The DIPEx team learns of prospective interviewees primarily from family physicians, medical specialists, and self-help groups. Although it is expected that the DIPEx database will eventually includeinterviews with patients taking part in clinical trials, the project will initially focus only on the illness experiences of patients outside clinical trials, that is, in ordinary clinical practice.

But Sadler remains skeptical that such a database could ever represent the full range of experiences of patients with a particular illness. “Any follow-up over time will be self-selective. People who do very well may be more likely to report their experience. They will continue to tell you how lucky they feel to be alive. But people who are really debilitated don’t have that option. They don’t have the energy,” says Sadler.

But according to Herxheimer, DIPEx will continue conducting interviews for a particular illness until no additional themes emerge from new patient interviews. “The aim is to obtain first-hand descriptions of the full range of experiences of all aspects of the diagnosis, treatment, and life with the illness, as well as the patients’ reflections on all these aspects,” says Herxheimer.

Herxheimer is careful to point out that this type of sampling is not intended to be statistical. “The method does not try to get a representative sample of the population of people with the illness,” he says. “Such a sample would be inappropriate for our purpose.”

The database might also be of use to clinicians who are considering a future trial such that, although not directed to their drug of interest but to a related drug, they will be made aware of what to expect from their future patients.This information would also help them prepare potential participants for the trial.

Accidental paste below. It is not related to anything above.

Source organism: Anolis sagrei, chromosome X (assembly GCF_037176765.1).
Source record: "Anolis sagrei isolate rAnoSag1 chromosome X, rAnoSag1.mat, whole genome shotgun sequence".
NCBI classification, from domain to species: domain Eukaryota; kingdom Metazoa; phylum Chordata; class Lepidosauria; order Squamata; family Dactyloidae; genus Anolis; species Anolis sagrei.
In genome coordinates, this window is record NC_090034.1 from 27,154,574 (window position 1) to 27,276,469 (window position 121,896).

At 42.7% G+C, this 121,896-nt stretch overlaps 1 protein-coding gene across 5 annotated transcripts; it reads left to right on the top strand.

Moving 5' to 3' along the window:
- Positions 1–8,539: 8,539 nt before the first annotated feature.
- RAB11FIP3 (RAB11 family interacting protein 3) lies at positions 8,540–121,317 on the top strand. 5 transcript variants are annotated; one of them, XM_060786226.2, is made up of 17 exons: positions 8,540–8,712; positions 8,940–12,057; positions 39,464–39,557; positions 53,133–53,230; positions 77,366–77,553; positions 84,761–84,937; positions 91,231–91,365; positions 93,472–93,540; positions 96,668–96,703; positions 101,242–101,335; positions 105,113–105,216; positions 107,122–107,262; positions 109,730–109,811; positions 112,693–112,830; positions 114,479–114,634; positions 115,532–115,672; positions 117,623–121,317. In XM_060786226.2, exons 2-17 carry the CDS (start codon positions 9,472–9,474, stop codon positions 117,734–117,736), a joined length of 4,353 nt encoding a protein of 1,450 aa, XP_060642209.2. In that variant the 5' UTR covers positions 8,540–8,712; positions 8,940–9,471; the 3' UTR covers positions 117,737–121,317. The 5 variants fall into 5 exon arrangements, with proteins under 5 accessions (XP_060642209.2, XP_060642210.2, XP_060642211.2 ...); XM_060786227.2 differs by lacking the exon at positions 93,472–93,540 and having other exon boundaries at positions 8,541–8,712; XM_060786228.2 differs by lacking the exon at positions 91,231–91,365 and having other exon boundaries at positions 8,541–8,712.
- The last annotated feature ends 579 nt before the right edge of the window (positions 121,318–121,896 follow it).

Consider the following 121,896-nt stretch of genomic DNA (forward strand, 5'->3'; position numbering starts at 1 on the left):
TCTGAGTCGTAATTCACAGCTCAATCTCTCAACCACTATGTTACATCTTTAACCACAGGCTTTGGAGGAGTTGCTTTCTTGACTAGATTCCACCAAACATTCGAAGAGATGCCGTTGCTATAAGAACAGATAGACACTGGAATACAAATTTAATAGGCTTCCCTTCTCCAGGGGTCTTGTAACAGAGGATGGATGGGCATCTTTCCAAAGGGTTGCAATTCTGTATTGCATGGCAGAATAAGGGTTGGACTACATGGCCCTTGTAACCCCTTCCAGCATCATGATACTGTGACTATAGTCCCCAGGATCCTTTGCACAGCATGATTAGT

The DIPEx team currently maintains a prototype Web site ( databases on hypertension and prostate cancer are planned for later this year.

Quality-of-life questionnaires
Example of yes-or-no question: Emotional state assessment
During the past four weeks, have you had any of the following problems with your work or other regular daily activities as a result of any emotional problems (such as feeling depressed or anxious)?
(a) Cut down on the amount of time you spent on work or other activities. Y N
(b) Accomplished less than you would like. Y N
(c) Didn’t perform work or other activities as carefully as possible. Y N
A perfect score (100) would be achieved by answering “No” to each of these questions. A score of 66 would correspond to two “No” responses and one “Yes” response.
Example of a multiple choice question: Pain assessment
How much bodily pain have you had in the past four weeks? Choose one:
None Very mild Mild Moderate Severe Very Severe
During the past four weeks, how much did pain interfere with your normal work (including housework and work outside the home)? Choose one:
Not at all A little bit Moderately Quite a bit Extremely
A perfect score (100) would be achieved by answering “None” and “Not at all” to each of these questions. A weighted score of 77.78 would correspond to responses of “Very mild” and “A little bit.”
Source: Ware, J.; Sherbourne, C. Medical Care 1992, 30, 473–483.

Further reading

  • Stone, A. A.; Shiffman, S. Ecological Momentary Assessment (EMA) in Behavioral Medicine. Ann. Behav. Med. 1994, 16, 200–202.
  • Herxheimer, A.; et al. Database of patients’ experiences (DIPEx): A multimedia approach to sharing experiences and information. Lancet 2000, 355, 1540–1543.
  • Yaphe, J.; et al. The use ofpatients’ stories by self-help groups: A survey of voluntary organizations in the UK on the register of the College of Health. Health Expectations 2000, 3, 176–181.
  • Individual Quality of Life: Approaches to Conceptualization and Assessment; Joyce, C. R. B., O’Boyle, C. A., McGee, H., Eds.; Harwood Academic Publishers: Toronto, 1999.

Randall Frost is a freelance health writer living in Pleasanton, CA. Send your comments or questions regarding this article to or the Editorial Office by fax at 202-776-8166 or by post at 1155 16th Street, NW; Washington, DC 20036.